Human Rights – on the 75th Anniversary of the UN Declaration

+Stephen Wright

“Following the 75th Anniversary of the Universal Declaration of Human Rights on 10th December 2023, Bishop Stephen Wright from the Department for Social Justice of the Catholic Bishops’ Conference of England and Wales issued a brief explanation of the Christian origins of human rights and a reflection on the state of human rights at the current time. Bishop Stephen writes:

+Stephen Wright

“On this 75th anniversary of the ratification of the Universal Declaration of Human Rights (UDHR) in Paris in 1948, we commemorate the significant moral and legal achievement of the enshrinement of natural human rights on a universal basis. It is important to recognise the Christian moral foundations of all such rights and remember the urgent need to protect human rights from violation. As the Catholic Bishops’ Conference of England and Wales concluded in Human Rights and the Catholic Church, released to commemorate the 50th anniversary of the UDHR in 1998: “It can be said, finally, that the promotion and safeguarding of human rights is a religious obligation on all Catholics”.

Contrary to the common perception of human rights as a secular project of the Enlightenment, the development of modern human rights law has been historically rooted in Christian moral principles, grounded in the Genesis account of the equal creation of man and woman in the image and likeness of God. Indeed, from the beginning, the Christian community has cherished our fundamental human equality before God and the law. As St Paul wrote in his Letter to the Galatians, ‘There is neither Jew nor Gentile, neither slave nor free, nor is there male and female, for you are all one in Jesus Christ’ (Galatians 3:28).

‘There is neither Jew nor Gentile, neither slave nor free, nor is there male and female, for you are all one in Jesus Christ’ (Galatians 3:28).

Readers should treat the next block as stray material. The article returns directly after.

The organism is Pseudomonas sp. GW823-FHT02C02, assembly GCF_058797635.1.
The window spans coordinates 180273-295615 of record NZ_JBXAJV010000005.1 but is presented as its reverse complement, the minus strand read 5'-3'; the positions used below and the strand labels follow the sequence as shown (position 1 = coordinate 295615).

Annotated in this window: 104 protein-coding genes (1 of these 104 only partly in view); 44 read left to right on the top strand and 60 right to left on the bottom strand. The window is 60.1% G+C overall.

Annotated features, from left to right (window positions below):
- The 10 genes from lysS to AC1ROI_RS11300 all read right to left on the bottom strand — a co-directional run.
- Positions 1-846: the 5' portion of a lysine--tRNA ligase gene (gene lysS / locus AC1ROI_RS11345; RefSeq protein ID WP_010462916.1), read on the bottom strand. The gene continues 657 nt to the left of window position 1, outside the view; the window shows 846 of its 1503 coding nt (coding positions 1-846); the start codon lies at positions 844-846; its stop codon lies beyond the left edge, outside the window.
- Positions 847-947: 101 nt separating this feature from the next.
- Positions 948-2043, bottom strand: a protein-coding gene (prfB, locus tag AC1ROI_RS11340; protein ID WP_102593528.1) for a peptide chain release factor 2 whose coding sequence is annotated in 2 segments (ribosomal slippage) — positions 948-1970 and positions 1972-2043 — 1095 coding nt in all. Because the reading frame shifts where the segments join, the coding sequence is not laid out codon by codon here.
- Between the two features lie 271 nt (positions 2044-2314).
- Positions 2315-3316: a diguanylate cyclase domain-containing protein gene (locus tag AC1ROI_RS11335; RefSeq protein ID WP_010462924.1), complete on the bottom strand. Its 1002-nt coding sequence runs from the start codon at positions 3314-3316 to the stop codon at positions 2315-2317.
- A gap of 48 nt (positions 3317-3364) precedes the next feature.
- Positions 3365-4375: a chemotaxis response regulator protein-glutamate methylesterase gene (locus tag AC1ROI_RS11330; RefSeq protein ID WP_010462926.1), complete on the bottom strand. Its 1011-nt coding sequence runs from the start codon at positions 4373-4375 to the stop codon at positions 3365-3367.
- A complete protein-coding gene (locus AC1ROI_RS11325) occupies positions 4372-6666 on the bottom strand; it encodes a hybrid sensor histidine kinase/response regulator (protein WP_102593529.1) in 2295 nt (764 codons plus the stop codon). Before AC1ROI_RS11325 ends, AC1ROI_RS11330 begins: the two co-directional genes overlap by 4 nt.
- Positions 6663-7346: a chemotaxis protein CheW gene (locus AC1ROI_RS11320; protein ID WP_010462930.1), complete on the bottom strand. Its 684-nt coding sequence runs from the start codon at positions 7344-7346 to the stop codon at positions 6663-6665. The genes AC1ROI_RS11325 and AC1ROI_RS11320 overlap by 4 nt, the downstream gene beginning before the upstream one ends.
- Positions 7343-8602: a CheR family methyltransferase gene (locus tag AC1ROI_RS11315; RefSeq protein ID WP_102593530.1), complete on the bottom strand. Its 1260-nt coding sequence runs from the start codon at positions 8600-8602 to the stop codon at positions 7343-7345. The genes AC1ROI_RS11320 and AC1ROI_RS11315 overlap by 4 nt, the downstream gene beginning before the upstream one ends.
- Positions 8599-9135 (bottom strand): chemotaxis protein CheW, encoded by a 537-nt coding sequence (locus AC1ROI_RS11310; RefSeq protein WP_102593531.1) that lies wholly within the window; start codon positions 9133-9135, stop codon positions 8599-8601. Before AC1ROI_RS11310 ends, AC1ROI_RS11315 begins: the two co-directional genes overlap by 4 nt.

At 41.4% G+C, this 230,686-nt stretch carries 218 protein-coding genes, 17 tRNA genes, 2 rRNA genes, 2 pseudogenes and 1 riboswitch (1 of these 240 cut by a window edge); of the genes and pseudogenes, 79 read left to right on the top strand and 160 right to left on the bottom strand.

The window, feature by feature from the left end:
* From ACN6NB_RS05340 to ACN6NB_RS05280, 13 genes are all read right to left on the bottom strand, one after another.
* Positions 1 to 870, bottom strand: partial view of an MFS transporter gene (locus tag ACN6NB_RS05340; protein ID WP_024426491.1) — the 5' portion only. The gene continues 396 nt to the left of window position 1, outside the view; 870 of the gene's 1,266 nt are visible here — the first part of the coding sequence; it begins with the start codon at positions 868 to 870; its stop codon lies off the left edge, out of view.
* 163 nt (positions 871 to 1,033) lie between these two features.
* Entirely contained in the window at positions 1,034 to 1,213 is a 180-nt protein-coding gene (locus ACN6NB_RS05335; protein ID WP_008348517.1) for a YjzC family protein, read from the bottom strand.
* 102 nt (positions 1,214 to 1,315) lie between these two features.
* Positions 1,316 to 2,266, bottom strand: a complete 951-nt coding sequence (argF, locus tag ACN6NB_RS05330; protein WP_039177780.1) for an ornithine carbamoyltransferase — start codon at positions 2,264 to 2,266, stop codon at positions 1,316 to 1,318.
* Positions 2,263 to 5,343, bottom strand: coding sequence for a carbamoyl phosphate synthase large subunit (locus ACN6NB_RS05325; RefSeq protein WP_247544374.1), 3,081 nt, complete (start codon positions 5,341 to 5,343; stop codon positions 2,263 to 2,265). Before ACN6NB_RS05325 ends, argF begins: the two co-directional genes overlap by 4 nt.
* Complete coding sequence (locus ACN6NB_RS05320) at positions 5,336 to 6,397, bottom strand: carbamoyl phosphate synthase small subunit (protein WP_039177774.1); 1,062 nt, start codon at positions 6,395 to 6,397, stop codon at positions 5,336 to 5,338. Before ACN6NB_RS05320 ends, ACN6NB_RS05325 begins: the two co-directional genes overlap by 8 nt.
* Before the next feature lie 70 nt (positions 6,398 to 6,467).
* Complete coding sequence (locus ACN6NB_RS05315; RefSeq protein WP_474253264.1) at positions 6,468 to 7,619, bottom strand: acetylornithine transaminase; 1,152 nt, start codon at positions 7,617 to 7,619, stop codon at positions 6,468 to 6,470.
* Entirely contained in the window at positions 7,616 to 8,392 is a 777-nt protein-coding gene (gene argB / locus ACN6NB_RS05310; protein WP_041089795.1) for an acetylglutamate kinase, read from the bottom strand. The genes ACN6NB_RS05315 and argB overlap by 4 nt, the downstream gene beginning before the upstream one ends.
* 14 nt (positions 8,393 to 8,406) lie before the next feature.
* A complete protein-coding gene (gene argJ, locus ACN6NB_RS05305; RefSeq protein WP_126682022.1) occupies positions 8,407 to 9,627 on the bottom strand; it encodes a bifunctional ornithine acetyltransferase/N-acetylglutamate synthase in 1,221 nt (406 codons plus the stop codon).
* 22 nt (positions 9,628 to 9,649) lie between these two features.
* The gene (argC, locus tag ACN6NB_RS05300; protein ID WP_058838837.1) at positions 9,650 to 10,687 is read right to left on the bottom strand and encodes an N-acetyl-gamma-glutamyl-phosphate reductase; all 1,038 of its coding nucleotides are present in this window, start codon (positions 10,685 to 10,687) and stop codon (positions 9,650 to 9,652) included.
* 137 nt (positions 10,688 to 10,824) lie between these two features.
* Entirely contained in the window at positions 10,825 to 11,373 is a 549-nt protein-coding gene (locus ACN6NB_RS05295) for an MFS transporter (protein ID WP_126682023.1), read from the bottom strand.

Human rights are not simply legal constructs but, in their true sense, are the expression of the fundamental equality of all human beings before God simply by virtue of our common humanity as children of God. They establish the minimum moral standards necessary in a free society for peace and the flourishing of people, including the social and economic rights set out in the Universal Declaration such as freedom of religion, freedom to marry and the right to vote.

Rights come with related responsibilities which do not always lie with the Government. As well as giving thanks for the greater awareness of human rights that exist around the world, we also give thanks for all those organisations and individuals who ensure that people can live in dignity as children of God. Children have rights too and, at this time of Advent, we are especially aware of, and thankful for, all the families whose responsibility it is to ensure that children are nurtured in an environment where their rights are respected.

The Church has a longstanding commitment to defending and promoting these human rights. Sadly, there are many areas of our society where such rights remain threatened and violated, sometimes in the name of creating “false rights” which undermine true human rights. For example, the right to life is undermined by the practice of abortion, including up to birth in the case of disability. The right to freedom of opinion and expression is eroded by restrictions on prayer and peaceful protest near abortion clinics. The right to leave and return to one’s own country is undermined by the persecution of migrants and refugees. And migrants often feel obliged to leave their own homeland in the first place because their rights are under threat. The protection of these, and all other human rights, represents our moral duty as a human community, bound by our shared creation in the image and likeness of God.””


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Author: Bishop Stephen Wright

Published: 12th December 2023

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© Catholic Social Thought 2020